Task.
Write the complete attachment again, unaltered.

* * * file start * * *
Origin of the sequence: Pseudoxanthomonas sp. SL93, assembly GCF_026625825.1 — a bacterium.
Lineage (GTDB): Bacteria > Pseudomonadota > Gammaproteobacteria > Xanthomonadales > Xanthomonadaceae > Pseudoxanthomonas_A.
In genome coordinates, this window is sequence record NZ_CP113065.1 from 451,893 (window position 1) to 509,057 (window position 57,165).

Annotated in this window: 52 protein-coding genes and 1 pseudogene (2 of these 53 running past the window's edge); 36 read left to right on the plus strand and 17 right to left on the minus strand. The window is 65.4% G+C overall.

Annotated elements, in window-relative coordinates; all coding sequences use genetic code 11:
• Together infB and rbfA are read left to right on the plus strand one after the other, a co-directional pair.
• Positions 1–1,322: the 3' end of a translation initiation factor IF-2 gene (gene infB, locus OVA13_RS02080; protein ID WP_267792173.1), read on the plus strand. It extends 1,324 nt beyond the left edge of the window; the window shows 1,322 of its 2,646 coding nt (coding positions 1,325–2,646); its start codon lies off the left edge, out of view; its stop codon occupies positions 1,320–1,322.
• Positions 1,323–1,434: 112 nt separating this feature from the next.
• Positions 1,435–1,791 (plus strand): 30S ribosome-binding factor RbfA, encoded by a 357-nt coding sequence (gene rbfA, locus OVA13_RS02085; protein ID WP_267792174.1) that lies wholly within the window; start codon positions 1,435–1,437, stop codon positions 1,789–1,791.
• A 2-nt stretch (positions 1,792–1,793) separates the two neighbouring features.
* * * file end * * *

Origin of the sequence: Pseudoxanthomonas sp. SL93, assembly GCF_026625825.1 — a bacterium.
Lineage (GTDB): Bacteria > Pseudomonadota > Gammaproteobacteria > Xanthomonadales > Xanthomonadaceae > Pseudoxanthomonas_A.
In genome coordinates, this window is sequence record NZ_CP113065.1 from 451,893 (window position 1) to 509,057 (window position 57,165).

Annotated in this window: 52 protein-coding genes and 1 pseudogene (2 of these 53 running past the window's edge); 36 read left to right on the plus strand and 17 right to left on the minus strand. The window is 65.4% G+C overall.

Annotated elements, in window-relative coordinates; all coding sequences use genetic code 11:
• Together infB and rbfA are read left to right on the plus strand one after the other, a co-directional pair.
• Positions 1–1,322: the 3' end of a translation initiation factor IF-2 gene (gene infB, locus OVA13_RS02080; protein ID WP_267792173.1), read on the plus strand. It extends 1,324 nt beyond the left edge of the window; the window shows 1,322 of its 2,646 coding nt (coding positions 1,325–2,646); its start codon lies off the left edge, out of view; its stop codon occupies positions 1,320–1,322.
• Positions 1,323–1,434: 112 nt separating this feature from the next.
• Positions 1,435–1,791 (plus strand): 30S ribosome-binding factor RbfA, encoded by a 357-nt coding sequence (gene rbfA, locus OVA13_RS02085; protein ID WP_267792174.1) that lies wholly within the window; start codon positions 1,435–1,437, stop codon positions 1,789–1,791.
• A 2-nt stretch (positions 1,792–1,793) separates the two neighbouring features.